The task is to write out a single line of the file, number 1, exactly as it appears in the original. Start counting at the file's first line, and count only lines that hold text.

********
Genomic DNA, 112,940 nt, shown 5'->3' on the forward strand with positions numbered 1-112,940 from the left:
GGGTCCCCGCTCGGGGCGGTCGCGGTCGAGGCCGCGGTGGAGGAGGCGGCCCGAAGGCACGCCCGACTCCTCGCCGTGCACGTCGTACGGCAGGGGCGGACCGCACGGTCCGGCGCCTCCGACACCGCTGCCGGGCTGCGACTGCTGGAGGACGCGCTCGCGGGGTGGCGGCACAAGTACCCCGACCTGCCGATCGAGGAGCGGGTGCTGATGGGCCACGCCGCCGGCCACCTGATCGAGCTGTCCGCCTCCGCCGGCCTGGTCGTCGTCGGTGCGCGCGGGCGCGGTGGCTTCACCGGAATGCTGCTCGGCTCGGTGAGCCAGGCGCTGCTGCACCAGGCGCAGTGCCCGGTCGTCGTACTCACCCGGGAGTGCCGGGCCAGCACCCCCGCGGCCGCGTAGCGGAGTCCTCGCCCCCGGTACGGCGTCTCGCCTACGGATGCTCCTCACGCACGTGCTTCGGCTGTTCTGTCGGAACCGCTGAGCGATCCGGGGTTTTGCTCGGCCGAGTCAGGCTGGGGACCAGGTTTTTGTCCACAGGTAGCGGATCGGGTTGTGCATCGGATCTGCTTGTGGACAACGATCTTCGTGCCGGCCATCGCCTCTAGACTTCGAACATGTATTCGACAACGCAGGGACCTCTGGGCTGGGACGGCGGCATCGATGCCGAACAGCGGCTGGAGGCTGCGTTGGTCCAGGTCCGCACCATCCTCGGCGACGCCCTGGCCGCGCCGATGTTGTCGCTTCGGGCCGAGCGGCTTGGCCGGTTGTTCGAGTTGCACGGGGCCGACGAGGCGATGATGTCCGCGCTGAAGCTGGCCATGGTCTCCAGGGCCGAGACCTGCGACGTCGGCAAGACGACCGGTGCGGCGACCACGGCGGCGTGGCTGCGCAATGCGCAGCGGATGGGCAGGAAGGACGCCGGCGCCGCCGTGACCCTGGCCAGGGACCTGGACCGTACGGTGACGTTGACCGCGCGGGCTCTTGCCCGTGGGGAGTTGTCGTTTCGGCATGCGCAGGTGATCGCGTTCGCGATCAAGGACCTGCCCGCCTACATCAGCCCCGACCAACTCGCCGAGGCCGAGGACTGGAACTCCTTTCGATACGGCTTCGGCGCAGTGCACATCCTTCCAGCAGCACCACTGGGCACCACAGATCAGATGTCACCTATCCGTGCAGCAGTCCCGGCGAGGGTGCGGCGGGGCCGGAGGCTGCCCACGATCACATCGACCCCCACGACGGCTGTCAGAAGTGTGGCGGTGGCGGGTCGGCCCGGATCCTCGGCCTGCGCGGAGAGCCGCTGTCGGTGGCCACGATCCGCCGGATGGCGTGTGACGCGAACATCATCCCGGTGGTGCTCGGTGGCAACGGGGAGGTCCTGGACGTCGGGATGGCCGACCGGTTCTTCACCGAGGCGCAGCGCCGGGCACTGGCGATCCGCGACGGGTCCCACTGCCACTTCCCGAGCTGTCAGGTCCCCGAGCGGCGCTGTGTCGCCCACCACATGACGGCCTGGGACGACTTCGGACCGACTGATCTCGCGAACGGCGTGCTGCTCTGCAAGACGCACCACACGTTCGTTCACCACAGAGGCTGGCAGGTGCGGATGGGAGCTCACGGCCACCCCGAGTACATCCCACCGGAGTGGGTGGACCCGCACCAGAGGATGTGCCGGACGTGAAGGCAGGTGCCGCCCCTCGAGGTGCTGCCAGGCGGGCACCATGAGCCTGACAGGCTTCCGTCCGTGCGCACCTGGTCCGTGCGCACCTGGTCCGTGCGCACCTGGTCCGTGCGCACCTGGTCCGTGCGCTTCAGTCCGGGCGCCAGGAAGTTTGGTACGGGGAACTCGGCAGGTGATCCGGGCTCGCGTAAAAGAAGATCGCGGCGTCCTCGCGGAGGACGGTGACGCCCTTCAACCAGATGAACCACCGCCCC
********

Genomic DNA, 112,940 nt, shown 5'->3' on the forward strand with positions numbered 1-112,940 from the left: